Rosemarie Alexander, KTOO - Juneau
Rosemarie Alexander is a reporter at KTOO in Juneau.
The number of ships through the Bering Strait grew 118 percent between 2008 and 2012, according to the U.S. Coast Guard. As nations attempt to stake claims for rich Arctic resources, the U.S. currently has little presence there. The Coast Guard has two ice breakers capable of operating in the region. That’s four short of the six required to fulfill the agency’s mission in both the Arctic and Antarctic.
The Arctic ice cap reached a new low a year ago. In just six months, 4.5 million square miles of Arctic Ocean ice melted, according to a 2012 report by the United Nations.While that may be hard to imagine, the commanding officer of the U.S. Coast Guard Cutter Polar Star says Arctic ice was the lowest he’s ever seen in all his ice breaking trips to the region.
The U.S. Coast Guard is 223 years old. The maritime service was created on Aug. 4, 1790 as the Revenue Cutter Service under the U.S. Department of Treasury.
The designer and creator of the popular line Kodiak Coats is moving on to leather and silks, and leaving Juneau. After making her trademark coats in Juneau for more than a decade, Bridget Milligan is moving to Washington state.
A new documentary tells the story of one of the most riveting stories of disaster at sea.
A smoking ban planned for state-subsidized senior public housing has been postponed.
Alaska Administration Commissioner Becky Hultberg is sending a decision on a multi-million-dollar furniture contract back to the judge.
Singing the Alaska Flag Song, supporters of a referendum to repeal the state’s new oil tax turned in more than 51,000 signatures on Saturday to the Division of Elections Anchorage office.
Government subsidized senior public housing will go totally smoke-free in August. The Alaska Housing Finance Corporation will implement no-smoking rules in residents’ apartments, forcing smokers outside to common areas. But some folks at Juneau’s Mountain View Apartments are fighting back.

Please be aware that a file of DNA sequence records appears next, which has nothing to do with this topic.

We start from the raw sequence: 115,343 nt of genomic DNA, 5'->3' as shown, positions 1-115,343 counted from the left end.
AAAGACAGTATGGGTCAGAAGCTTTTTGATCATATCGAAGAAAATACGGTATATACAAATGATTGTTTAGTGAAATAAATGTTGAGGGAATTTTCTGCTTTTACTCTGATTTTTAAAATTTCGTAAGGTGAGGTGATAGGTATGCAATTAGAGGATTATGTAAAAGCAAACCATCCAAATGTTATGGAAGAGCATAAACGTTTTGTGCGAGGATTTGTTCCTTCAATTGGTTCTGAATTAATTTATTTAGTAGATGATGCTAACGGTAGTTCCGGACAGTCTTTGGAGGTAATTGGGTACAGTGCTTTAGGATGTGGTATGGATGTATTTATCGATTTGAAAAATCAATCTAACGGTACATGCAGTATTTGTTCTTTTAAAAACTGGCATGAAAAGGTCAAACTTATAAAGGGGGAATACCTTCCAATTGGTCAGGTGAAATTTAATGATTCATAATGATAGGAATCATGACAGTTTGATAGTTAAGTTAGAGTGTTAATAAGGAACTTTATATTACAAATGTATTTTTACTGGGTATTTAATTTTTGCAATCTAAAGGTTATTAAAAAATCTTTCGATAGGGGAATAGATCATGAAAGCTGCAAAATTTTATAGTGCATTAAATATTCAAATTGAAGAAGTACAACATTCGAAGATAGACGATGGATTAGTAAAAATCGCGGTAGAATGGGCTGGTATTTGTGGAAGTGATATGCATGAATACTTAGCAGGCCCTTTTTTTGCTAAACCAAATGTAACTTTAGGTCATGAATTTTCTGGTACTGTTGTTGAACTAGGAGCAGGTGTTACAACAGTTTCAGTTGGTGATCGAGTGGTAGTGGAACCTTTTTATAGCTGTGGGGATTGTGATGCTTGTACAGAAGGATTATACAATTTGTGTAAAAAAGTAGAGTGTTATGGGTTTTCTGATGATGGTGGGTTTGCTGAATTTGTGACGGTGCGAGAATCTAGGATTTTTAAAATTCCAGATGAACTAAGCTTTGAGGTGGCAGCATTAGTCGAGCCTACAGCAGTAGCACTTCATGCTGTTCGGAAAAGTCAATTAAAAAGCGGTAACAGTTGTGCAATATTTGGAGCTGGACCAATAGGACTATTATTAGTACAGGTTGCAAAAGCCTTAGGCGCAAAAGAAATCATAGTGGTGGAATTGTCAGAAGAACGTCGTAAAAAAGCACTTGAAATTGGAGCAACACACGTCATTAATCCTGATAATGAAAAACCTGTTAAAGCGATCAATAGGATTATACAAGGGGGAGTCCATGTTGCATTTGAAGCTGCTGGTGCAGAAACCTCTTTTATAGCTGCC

More than 25,000 Filipinos live in Alaska, and now they’ll have an easier time accessing their government. The Filipino Ambassador and Consul General to San Francisco have been in Juneau to celebrate the appointment of the first Honorary Consul of the Republic of the Philippines to Alaska.
Alaska continues to add jobs to its seasonal economy. The preliminary statewide unemployment rate for April is 6 percent, the lowest since mid-2007. It dropped a full percentage point from April 2012.
Salt Lake City Police Assistant Bureau Commander Bryce Johnson has been selected to head the Juneau Police Department.
Sentencing is scheduled for May 31st in King County Superior Court for a Seattle-area man convicted of the 2012 murder of 22-year-old Ashton Reyes of Juneau. A King County jury earlier this month found Jacob Andrew Mommer guilty of first degree murder and second degree assault, while armed with a deadly weapon.
A new turboprop aircraft will make it easier for a medical transport service to land in some Southeast Alaska communities. Airlift Northwest will operate a Turbo Commander as well as the Learjet between Juneau and rural communities.
The so-called Coastal Caucus has given some Alaska senators a louder voice in the lopsided Republican majority that favors the state’s urban centers.
Former Juneau Mayor Bill Overstreet is being remembered as a persuasive and successful spokesman for Alaska’s capital city during the capital move fights of the 1970s and 80s. Overstreet died last week in Sun City West, Arizona, where he and his wife Jean have spent their winters in recent years. He was 86-years-old.
Friday will be the first Vietnam Veterans Day in Alaska. Gov. Sean Parnell has signed legislation designating March 29 of each year as a day to honor those who served in Vietnam. The law takes effect immediately.
The more than 30 speakers at Monday’s Save Our Schools hearing were preaching to the choir; that is, the Alaska House and Senate Democrats who called it to bolster their fight for increased public school funding.
The Parnell administration and two public employee unions have reached tentative agreement for a new three-year contract to begin in July. The Alaska Public Employees Association settled earlier this week; the Alaska State Employees Association finished late Thursday afternoon.
It may be months before the Federal Communications Commission rules on GCI’s application to take over two small television stations in Southeast Alaska and one in Anchorage. Commercial broadcasters have lined up to oppose the purchase and request a hearing before the commission, something the FCC is often reluctant to do. The question hinges on whether the merger is in the public’s interest.